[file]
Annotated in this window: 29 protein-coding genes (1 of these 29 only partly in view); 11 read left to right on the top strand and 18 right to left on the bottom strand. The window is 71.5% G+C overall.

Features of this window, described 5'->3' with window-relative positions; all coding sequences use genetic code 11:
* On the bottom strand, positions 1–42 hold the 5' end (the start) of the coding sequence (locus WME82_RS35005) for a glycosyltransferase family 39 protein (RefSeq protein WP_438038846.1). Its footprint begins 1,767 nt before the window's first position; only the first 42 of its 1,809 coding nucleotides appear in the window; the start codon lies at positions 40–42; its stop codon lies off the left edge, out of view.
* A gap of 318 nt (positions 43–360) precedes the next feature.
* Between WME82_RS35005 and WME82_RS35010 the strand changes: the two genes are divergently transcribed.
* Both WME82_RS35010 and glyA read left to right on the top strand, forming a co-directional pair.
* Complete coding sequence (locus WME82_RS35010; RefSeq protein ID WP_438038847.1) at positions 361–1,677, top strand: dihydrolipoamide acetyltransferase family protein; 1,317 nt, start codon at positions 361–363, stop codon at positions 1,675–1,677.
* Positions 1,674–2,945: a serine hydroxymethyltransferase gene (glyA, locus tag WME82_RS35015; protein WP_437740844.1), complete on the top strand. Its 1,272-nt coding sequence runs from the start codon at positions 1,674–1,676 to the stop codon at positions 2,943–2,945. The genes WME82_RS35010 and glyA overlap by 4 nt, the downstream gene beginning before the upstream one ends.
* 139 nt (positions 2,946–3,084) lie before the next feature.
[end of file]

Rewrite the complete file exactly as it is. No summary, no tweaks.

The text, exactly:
Annotated in this window: 29 protein-coding genes (1 of these 29 only partly in view); 11 read left to right on the top strand and 18 right to left on the bottom strand. The window is 71.5% G+C overall.

Features of this window, described 5'->3' with window-relative positions; all coding sequences use genetic code 11:
* On the bottom strand, positions 1–42 hold the 5' end (the start) of the coding sequence (locus WME82_RS35005) for a glycosyltransferase family 39 protein (RefSeq protein WP_438038846.1). Its footprint begins 1,767 nt before the window's first position; only the first 42 of its 1,809 coding nucleotides appear in the window; the start codon lies at positions 40–42; its stop codon lies off the left edge, out of view.
* A gap of 318 nt (positions 43–360) precedes the next feature.
* Between WME82_RS35005 and WME82_RS35010 the strand changes: the two genes are divergently transcribed.
* Both WME82_RS35010 and glyA read left to right on the top strand, forming a co-directional pair.
* Complete coding sequence (locus WME82_RS35010; RefSeq protein ID WP_438038847.1) at positions 361–1,677, top strand: dihydrolipoamide acetyltransferase family protein; 1,317 nt, start codon at positions 361–363, stop codon at positions 1,675–1,677.
* Positions 1,674–2,945: a serine hydroxymethyltransferase gene (glyA, locus tag WME82_RS35015; protein WP_437740844.1), complete on the top strand. Its 1,272-nt coding sequence runs from the start codon at positions 1,674–1,676 to the stop codon at positions 2,943–2,945. The genes WME82_RS35010 and glyA overlap by 4 nt, the downstream gene beginning before the upstream one ends.
* 139 nt (positions 2,946–3,084) lie before the next feature.